Endocrinology - Exam 2 Study Guide
Endocrinology - Exam 2 Study Guide BIOL 4110
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This 10 page Study Guide was uploaded by Michelle Notetaker on Monday October 3, 2016. The Study Guide belongs to BIOL 4110 at University of North Texas taught by Dr. Harris D Schwark in Fall 2016. Since its upload, it has received 13 views. For similar materials see Endocrinology in Biology at University of North Texas.
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Date Created: 10/03/16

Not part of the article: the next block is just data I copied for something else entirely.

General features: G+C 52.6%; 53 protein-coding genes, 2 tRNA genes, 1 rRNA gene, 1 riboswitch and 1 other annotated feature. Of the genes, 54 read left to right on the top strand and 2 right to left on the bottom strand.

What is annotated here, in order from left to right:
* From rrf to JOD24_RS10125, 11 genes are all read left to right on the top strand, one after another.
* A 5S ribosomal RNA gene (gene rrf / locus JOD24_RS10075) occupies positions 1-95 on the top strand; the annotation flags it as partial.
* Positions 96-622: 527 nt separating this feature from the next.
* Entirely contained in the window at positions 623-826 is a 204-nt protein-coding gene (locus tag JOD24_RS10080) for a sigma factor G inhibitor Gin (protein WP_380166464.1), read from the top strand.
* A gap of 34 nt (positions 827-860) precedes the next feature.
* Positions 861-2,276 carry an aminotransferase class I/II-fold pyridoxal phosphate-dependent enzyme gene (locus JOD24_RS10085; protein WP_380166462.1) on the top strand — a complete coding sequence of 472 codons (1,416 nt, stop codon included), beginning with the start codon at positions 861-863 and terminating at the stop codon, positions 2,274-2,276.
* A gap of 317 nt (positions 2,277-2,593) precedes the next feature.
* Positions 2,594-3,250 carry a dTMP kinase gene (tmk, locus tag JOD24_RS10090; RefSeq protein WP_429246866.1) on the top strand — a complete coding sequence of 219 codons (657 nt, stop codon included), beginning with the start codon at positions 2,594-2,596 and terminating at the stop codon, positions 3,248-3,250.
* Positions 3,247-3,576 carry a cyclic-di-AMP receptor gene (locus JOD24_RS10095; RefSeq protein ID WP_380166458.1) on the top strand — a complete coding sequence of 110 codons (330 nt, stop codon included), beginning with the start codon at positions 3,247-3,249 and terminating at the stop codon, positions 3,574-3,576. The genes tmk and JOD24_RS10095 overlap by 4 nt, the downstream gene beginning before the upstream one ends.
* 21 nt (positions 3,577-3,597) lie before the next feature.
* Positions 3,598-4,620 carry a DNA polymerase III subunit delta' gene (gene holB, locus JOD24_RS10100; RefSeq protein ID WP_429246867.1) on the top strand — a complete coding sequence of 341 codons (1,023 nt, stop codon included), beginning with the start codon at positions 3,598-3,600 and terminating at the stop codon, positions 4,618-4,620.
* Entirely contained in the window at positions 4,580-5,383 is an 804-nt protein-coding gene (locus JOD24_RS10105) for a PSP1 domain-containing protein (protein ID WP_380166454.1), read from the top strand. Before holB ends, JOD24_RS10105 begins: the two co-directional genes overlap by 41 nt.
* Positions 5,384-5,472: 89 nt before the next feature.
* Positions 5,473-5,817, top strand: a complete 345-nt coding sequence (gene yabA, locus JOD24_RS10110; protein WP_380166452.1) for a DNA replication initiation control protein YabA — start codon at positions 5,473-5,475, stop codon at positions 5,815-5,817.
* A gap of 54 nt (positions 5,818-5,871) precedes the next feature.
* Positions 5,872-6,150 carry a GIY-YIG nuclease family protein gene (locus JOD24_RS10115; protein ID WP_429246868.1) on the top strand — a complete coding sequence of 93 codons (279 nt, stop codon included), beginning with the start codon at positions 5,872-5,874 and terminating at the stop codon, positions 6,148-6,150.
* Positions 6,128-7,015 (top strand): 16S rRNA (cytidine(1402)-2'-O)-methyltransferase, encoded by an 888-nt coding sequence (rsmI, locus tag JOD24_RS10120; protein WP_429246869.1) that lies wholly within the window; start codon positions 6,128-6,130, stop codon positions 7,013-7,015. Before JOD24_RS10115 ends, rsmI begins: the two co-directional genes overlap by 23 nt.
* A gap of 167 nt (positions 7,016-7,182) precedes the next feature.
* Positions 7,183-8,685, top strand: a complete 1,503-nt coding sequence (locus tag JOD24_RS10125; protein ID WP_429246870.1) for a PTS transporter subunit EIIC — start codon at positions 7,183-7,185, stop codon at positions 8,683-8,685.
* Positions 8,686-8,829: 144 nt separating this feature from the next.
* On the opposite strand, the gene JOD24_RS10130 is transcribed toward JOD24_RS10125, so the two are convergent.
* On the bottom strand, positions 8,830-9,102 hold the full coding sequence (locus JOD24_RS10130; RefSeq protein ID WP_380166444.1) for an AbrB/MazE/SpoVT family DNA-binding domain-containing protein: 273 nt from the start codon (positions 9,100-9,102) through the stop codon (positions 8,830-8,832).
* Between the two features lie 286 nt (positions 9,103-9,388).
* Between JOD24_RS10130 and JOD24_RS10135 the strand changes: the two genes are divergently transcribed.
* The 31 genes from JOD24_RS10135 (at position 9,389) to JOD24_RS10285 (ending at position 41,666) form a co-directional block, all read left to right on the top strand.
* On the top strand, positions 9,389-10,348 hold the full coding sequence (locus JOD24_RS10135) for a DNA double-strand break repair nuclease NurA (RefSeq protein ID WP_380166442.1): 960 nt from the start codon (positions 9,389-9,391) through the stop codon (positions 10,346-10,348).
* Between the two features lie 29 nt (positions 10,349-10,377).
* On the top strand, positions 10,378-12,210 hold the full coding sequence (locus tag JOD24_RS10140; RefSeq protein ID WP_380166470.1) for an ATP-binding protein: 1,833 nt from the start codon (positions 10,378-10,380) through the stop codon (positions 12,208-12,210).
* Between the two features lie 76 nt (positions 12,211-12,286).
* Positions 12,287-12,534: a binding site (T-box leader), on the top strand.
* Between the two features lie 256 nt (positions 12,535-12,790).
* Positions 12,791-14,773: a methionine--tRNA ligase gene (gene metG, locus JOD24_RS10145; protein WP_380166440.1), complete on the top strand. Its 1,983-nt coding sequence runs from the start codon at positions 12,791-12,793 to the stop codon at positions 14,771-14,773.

Endocrinology - Exam 2 Study Guide Ch. 4 Overview: ● Calcium(Ca) & Phosphorous (inorganic phosphate(Pi)): - structure of hard tissues (bones & teeth) and metabolic regulation/signaling pathways. ● 2 primary sources of Ca & Pi: - Diet and Skeleton. ● Calcitonin, Calcitriol (1,25-dihydroxyvitamin D) & Parathyroid hormone (PTH) regulate intestinal absorption and release into the blood after bone resorption of Ca & Pi. Roles of Ca & Pi Ca – Bones, teeth – Muscle contraction – Contribute to membrane potentials – Second messenger – Exocytosis – Enzyme cofactor – Part of basement membranes – Blood clotting Pi – Bones, teeth – Enzyme activator – Buffer in blood – Component of energy storage (ATP) – Component of nucleic acids, membrane phospholipids – Second messenger formation – Required for metabolism Ca & Pi plasma concentrations: ● Ca: 50% ionized, 45% protein-bound, 5% complexed. ● Pi: 84% ionized, 10% protein-bound, 6% complexed. ● Hypocalcemia - too little Ca in blood (<8.5mg/dL) ● Hypercalcemia - too much Ca in blood (>10.5mg/dL) Regulation of Ca & Pi: Calciotropic hormones: ● PTH - Origin - Parathyroid glands (principal (chief) cell). - Regulated by - CaSR (a GPCR) & Calcium-response element. High Ca inhibits PTH, calcitriol inhibits PTH. - Structure - secreted as an 84 AA; synthesized as a preproPTH; has < 5 min half-life. - Target/Receptor - PTH/PTHrp receptor: PTH1R – high levels in bone (osteoblasts) and kidney (proximal and distal tubules), PTH2R – high levels in CNS, pancreas, testis, placenta. - Function - protects against Hypocalcemia. ● Bone: osteoblast growth/survival. high levels promotes Ca & Pi release from bone. regulates M-CSF, RANKL, and OPG production by osteoblasts. ● Kidney: stimulates 1a-hydroxylase activity. stimulates Ca reabsorption by distal nephron (increases Ca ATPase). Inhibits Pi reabsorption by proximal nephron (represses NPT2a). ● 1,25 Dihydroxyvitamin D (Calcitriol) - Origin - UV light: synthesized by Cholesterol from Vit. D3 & D2. - Regulated by - magalin: binds to DBP, and by renal 1????-hydroxylase (CYP1????): stimulated by low serum Ca & inhibited by high serum Ca. - Structure - circulates blood bound to vitamin D-binding protein (DBP). - Target/Receptor - Small intestine, Bone, Kidney, Parathyroid gland / nuclear vitamin D receptor (VDR) that binds to Vit. D-responsive elements. ● Small intestine Increases Ca absorption ( by increasing TrpV channels, calbindin-D, and PMCA). Marginally increases Pi absorption. ● Bone: Sensitizes osteoblasts to PTH. Regulates osteoid production and calcification. ● Kidney: Minimal actions on Ca reabsorption. Promotes Pi reabsorption by proximal nephron (stimulates NPT2a). ● Parathyroid gland: Directly inhibits PTH gene expression. Directly stimulate CaSR gene expression. Ca & Pi in Bones ● Bone accretion - osteoblasts build up bone tissue and bring Ca & Pi into bone. ● Bone resorption - osteoclasts break down bone tissue and release Ca & Pi into blood. ● Osteoblasts - Release (M-CSF) monocyte colony-stimulating factor, that acts with RANKL. - Derived from osteoprogenitor cells. - Contain receptors for PTH and calcitriol. - Synthesize organic bone matrix, produce alkaline phosphatase for mineralization. ● Osteocytes - Differentiated osteoblasts (trapped in matrix). - Major role in day-to-day calcium regulation. ● Osteoclasts - Multinucleate, derived from monocytes. - Contain calcitonin receptors, but no PTH or calcitriol receptors. - Produce acidic environment to resorb bone matrix. Ca & Pi in the Nephron ● Passive Ca++ reabsorption, through TRP V5 & V6. ● Active Pi reabsorption, through NPT2a, downregulated by PTH. - Most filtered Ca is reabsorbed. Hypocalcemic challenge: - Low blood Ca (detected by CaSR on parathyroid chief cells) stimulates PTH secretion. - In the kidney, PTH increases Ca levels by increasing fractional resorption of Ca in renal distal tubules. - PTH also inhibits NPT2 activity, which increases Pi excretion. - Loss of Pi increases free ionized Ca in the blood. - At the bone, PTH stimulates osteoblasts to secrete RANKL, which increases osteoclast activity. - Osteoclast activity increases bone resorption and release of Ca & Pi into blood. Ca++/Pi & immune/inflammatory cells ● RANK, RANKL, osteoprotegerin are similar to TNFα receptor/NF-κB signaling components. - Activated T cells can express RANKL (stimulated by TNF-α, interleukins… ● Inflammatory bone disease is associated with increased RANKL-toosteoprotegerin ratios - Leads to bone erosion and osteoporosis. Regulation of Ca++/Pi metabolism by gonadal and adrenal steroid hormones ● Estadiol - Stimulates Ca++ absorption in intestine, reabsorption in kidney. - Promotes osteoblast survival and osteoclast apoptosis. ● Glucocorticoids have opposite effects. Disorders of Ca & Pi regulation Hyperparathyroidism • Kidney stones • Osteoporosis • GI disturbances, peptic ulcers, nausea, constipation • Muscle weakness, decreased muscle tone • Depression, lethargy, fatigue, mental confusion • Polyuria • Low serum phosphate, high serum calcium Hypoparathyroidism • Tetany, convulsions, paresthesias, muscle cramps • Decreased myocardial contractility • First-degree heart block • CNS problems, including irritability and psychosis • Intestinal malabsorption • Low serum calcium, high serum phosphate concentration Vitamin D deficiency - Results in hypocalcemia, hypomagnesemia, decreased GI absorption of Ca++ and Pi. - These changes cause increased PTH, increased bone resorption. ● Rickets: vitamin D deficiency before skeletal maturation. ● Osteomalacia: inadequate bone mineralization after skeletal growth is complete. Ch.3 What are the main three hormones involved in Energy Metabolism? Insulin Glucagon Cortisol Which other hormones are involved, but to a lesser extent? GH Progesterone Catecholamines Thyroid Hormone What does insulin do? Decreases plasma glucose Is nsulin anabolic or catabolic? Anabolic - major anabolic hormone in the body Function of g lucagon? Restore plasma glucose Function of cortisol n energy metabolism? Increases plasma glucose What stimulates the secretion of insulin? High/rising [plasma glucose] What other stimuli are included, but to a lesser extent? GI hormones Other sugars/hormones What tissues/organs does insulin act on? Adipose tissue Skeletal Muscle Liver What are the effects of insulin on a dipose tissue? Increase glucose uptake, FA synthesis, TAG storage Decrease Lipolysis What are its effects on skeletal muscle? Increase glucose uptake Increase glycogen and protein synthesis Increase Ketoacid uptake What are the effects on the liver - what does it ncrease ? ↑ synthesis of proteins, lipids and glycogen ↑entry of K+ and phosphate What a re the effects on the liver - what does it ecrease ? ↓cAMP, ketogenesis and gluconeogenesis ↓ roduction of glucose What type of islet cells are there in the liver? B, a, d, PP (F) What do each of these produce? B = insulin a = glucagon d = somatostatin PP = pancreatic polypeptide How does glucagon work to p revent hypoglycaemia? (resotre glucose in plasma) Acts to increase hepatic glucose output (increase gluconeogensis and glycgen breakdown) Acts on adipose tissue to increase FFA mobilisation How does cortisol act in increase glucose in plasma? - decrease peripheral uptake of glucose - increase hepatic output by gluconeo - increase FFZ mobilisation from AT - increase protein synthesis (makes aa.s available for gluconeogenesis) What is involved in the integrated hormone response to lowered glucose? Glucose sparing for CNS Use of glucose reservoir (liver glycogen) Gluconeogenesis The following questions concern D iabetes Mellitus (DM). Give its definition A chronic state of hyperglycaemia caused by abnormalities in carb, protein and lipid metabolism - which may due to an absolute lack of insulin or to factors that oppose its action Where is the insulin secreted from? Beta cells of the islets of Langerhans in the pancreas Is DM a syndrome or a disease? A syndrome What determines c arb metabolism and blood glucose? Balance between: 1) Insulin (anabolic hormone) 2) Catabolic hormones - glucagon, cortisol, catehcolamines, GH What happens if the balance is tipped to the c atabolic hormones? - failure of glucose uptake by tissues - catabolism esp of fats What is the consequence of failure of glucose uptake? Hyperglycaemia Osmotic diuresis What is the consequence of the c atabolism of fats? Ketoacidosis List the ketone bodies Acetoacetic acid B hydroxybutyric acid Acetone What are the consequences of k etoacidosis nd the PU, wrt to management? Can't maintain fluid intake Rapidly becomes dehydrated from osmotic D D + A = need emergency care if to survive How is DM classified? Type 1 (IDDM, Juvenile-onset) Type 2 (NIDDM, adult onset) Type 3 (Secondary causes of diabetes) What does Type 1 Diabetes cause? Progressive and eventually complete insulin insuffiency What is type 2 diabetes characterised by? Insulin resistance and dysfunctional B cells Compare Type 1 and T ype 2 1 = insulin insufficiency 2 = insulin resistance